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Mathematical Modeling II with Calculus BC

Dynamical Systems

In simplest terms, a dynamical system is a system that changes over time. Thus, the solar system is a dynamical system; the United States economy is a dynamical system; the weather is a dynamical system; the human heart is a dynamical system. Mathematically speaking, a dynamical system is a system whose behavior at a given time depends, in some sense, on its behavior at one or more previous times. The words "in some sense" in the preceding sentence should be taken to mean that we may or may not have a clue as to how a current state of a system depends on a past state; but we have reason to believe that it does. Furthermore, it is the task of the mathematical modeler to come up with a mathematical construct, a model, that will describe this relationship between current and past states of the system so that predictions about the future course of events for the system may be made with some degree of accuracy. This is what the great Isaac Newton did in his seventeenth century development of the laws of motion and gravitational attraction. Newton invented differential equations to mathematically model the way in which the current position of a planet or moon depended upon its previous positions. So successful was Newton's model, that in 1969, human beings rode a giant Saturn V rocket and Newton's equations to the moon and back.

The spectacular predictive successes of Newton's continuous model made it practically the only paradigm for modeling physical systems for more than two centuries after it was first set forth. The influence of Newtonian mechanics, and the calculus that was its foundation, was so pervasive in the physical sciences that it became almost an assumption that Newton's model and the Creator's model were one and the same. Implicit in this acceptance of Newton's version of the universe was that, since Newton's Laws yielded almost perfect predictions about the solar system, the universe must be deterministic in the sense that knowledge of the present state of the system was sufficient for determining all future states of the system. (For a quick and easy overview of determinism, see the UT Austin chaos site.) Such a comforting and overpowering world view kept the continuous models of the calculus at the foreground of science and any potential discrete models in the background.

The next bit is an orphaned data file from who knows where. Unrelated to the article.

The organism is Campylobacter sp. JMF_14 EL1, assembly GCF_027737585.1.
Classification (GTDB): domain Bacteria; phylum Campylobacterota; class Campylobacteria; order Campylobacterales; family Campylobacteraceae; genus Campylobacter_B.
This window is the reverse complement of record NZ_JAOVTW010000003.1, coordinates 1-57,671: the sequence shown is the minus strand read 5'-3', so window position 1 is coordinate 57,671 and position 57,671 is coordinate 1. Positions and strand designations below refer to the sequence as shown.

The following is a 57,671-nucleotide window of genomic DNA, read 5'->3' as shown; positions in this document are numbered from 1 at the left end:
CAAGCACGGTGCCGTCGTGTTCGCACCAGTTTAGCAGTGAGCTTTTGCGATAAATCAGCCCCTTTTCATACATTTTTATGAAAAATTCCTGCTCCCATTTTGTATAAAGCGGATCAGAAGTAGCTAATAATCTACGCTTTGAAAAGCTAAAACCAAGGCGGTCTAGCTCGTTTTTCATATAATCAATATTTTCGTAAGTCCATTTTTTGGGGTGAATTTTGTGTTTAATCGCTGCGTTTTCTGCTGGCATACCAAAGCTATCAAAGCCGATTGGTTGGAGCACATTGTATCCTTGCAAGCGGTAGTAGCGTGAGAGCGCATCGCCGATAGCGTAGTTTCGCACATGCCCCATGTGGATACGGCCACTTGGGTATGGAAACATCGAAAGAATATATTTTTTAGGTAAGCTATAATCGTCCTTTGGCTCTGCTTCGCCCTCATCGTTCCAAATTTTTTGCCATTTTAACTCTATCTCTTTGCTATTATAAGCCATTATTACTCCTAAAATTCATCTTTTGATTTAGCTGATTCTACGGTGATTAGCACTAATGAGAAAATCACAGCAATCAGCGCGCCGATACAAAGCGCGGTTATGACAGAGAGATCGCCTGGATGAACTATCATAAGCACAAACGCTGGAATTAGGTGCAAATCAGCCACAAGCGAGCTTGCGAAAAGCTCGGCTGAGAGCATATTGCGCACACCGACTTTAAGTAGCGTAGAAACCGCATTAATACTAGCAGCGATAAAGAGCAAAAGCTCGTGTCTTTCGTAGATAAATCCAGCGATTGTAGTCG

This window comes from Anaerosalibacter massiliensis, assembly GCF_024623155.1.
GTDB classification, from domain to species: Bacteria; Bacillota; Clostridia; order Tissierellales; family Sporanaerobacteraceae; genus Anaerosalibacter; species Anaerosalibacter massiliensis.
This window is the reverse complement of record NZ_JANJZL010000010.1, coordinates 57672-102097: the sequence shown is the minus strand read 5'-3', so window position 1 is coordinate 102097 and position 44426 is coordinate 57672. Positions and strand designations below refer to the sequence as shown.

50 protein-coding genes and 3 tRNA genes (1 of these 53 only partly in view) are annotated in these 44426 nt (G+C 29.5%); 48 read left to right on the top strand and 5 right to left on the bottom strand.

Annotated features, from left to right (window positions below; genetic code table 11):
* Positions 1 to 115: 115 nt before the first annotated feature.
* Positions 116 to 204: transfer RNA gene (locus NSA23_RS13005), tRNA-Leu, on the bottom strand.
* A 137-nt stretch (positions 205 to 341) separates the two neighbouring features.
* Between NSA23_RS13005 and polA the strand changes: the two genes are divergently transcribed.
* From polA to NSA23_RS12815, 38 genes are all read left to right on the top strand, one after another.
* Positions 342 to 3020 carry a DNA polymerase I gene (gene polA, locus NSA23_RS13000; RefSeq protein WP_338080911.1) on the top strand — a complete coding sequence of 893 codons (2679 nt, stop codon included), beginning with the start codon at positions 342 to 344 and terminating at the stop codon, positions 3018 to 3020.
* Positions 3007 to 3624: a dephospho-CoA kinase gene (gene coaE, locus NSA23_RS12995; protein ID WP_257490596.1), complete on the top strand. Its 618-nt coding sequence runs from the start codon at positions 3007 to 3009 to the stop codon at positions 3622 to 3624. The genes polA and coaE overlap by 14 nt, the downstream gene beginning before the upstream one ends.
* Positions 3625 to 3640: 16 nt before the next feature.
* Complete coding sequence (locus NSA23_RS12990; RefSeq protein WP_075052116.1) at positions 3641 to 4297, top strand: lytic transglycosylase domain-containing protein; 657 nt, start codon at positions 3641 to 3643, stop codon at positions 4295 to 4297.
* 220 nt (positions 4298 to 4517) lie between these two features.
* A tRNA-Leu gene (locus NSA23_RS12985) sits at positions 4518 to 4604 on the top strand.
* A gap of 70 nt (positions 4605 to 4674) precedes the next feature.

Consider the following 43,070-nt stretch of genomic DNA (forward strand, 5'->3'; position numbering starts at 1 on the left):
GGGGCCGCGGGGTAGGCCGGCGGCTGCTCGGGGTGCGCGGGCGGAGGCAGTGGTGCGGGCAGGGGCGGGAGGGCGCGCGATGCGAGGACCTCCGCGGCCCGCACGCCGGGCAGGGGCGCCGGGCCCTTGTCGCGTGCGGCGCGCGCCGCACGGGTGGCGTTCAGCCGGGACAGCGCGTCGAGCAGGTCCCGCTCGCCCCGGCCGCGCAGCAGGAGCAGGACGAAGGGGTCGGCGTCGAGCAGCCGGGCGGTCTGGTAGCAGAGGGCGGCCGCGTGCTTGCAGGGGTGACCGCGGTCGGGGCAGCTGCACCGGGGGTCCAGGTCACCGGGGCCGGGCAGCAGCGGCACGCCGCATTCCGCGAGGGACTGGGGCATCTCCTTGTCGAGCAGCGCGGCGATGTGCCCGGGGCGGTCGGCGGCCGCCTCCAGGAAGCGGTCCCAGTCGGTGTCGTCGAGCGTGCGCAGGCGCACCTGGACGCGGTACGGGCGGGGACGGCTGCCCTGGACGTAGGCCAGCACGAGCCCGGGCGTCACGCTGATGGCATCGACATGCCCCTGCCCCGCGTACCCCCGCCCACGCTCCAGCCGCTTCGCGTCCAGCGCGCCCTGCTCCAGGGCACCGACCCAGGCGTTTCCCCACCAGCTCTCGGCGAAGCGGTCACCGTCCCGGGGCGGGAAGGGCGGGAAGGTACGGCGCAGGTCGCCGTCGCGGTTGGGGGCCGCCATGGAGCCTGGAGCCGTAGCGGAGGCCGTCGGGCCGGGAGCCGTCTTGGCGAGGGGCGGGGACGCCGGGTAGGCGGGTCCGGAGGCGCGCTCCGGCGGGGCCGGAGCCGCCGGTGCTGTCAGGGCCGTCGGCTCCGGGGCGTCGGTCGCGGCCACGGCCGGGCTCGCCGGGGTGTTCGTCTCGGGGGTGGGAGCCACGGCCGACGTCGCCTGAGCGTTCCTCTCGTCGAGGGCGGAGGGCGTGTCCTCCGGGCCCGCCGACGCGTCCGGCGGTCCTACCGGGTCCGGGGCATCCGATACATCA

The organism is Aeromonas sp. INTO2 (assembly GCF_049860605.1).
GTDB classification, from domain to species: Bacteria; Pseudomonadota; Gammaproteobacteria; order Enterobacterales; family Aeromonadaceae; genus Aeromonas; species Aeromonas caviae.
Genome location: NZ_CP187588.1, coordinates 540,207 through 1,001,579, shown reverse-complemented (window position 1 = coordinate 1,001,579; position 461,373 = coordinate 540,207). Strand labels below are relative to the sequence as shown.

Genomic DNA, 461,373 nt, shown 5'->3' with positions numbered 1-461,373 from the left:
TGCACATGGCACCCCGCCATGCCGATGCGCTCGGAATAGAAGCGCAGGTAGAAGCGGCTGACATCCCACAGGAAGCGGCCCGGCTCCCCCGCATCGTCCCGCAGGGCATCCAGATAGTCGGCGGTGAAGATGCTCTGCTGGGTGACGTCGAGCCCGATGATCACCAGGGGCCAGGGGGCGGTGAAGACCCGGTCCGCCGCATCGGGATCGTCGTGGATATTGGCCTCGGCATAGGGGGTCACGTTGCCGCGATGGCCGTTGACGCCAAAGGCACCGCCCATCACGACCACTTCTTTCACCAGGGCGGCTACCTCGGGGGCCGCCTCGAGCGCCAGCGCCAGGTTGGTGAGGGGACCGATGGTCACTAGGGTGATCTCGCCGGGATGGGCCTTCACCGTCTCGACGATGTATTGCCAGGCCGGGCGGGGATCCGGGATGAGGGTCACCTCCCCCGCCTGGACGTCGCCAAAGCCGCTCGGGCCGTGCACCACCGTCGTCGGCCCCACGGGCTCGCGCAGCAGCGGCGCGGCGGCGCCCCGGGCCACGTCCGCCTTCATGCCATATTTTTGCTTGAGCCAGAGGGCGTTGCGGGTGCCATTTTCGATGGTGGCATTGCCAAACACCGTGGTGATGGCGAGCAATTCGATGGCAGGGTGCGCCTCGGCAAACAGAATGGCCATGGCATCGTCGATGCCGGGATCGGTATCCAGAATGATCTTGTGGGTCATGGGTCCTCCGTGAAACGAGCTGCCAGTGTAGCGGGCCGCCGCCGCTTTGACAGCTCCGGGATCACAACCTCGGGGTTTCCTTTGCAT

One of the attractive aspects of Newton's calculus is that a properly schooled individual can practice it with nothing more than pencil and paper. The differential equations are easy to write down and purely mental techniques may be used to write down their solutions. If one happens to write down a differential equation which does not have a "closed form" solution, then such an "anomaly" is simply not part of the Newtonian canon and, therefore, not part of God's divine plan. It is not one of the Platonic "forms," so to speak. That the "anomalous" differential equations far outnumber the "solvable" ones was a problem that was pushed to the side amidst the euphoria created by the successes of Newton's magnificent calculus and Gottfried Wilhelm von Leibniz's even more "user friendly" version. It was not as if mathematicians and scientists were unaware of the existence of "non-analytically solvable" differential equations. Some, such as Leonhard Euler, even came up with methods for numerically approximating the "solutions" of such bothersome equations by discrete processes. But even given the conceptual simplicity of Euler's method and others, the numerical difficulties in carrying out more than a few steps of these discrete procedures with only pen and paper rendered such procedures unattractive to people who were constitutionally more inclined toward "the big picture" than the messy numerical details. This would change dramatically in the second half of the twentieth century when the advent of the digital computer would relegate the distasteful "number crunching" to machines. In the 1970s and 80s, as digital computation devices, such as personal computers and handheld calculators, became both less expensive and more sophisticated, more and more scientists and mathematicians began to experiment with discrete models for dynamical systems. The biologist Robert May and the physicist Mitchell Feigenbaum made some startling discoveries in the 1970s using hand calculators to explore what would happen if the well-known phenomenon of logistic growth were treated as a discrete dynamical system rather than a continuous one. Their discoveries helped to establish the importance of the strange new science which would become known as Chaos Theory.

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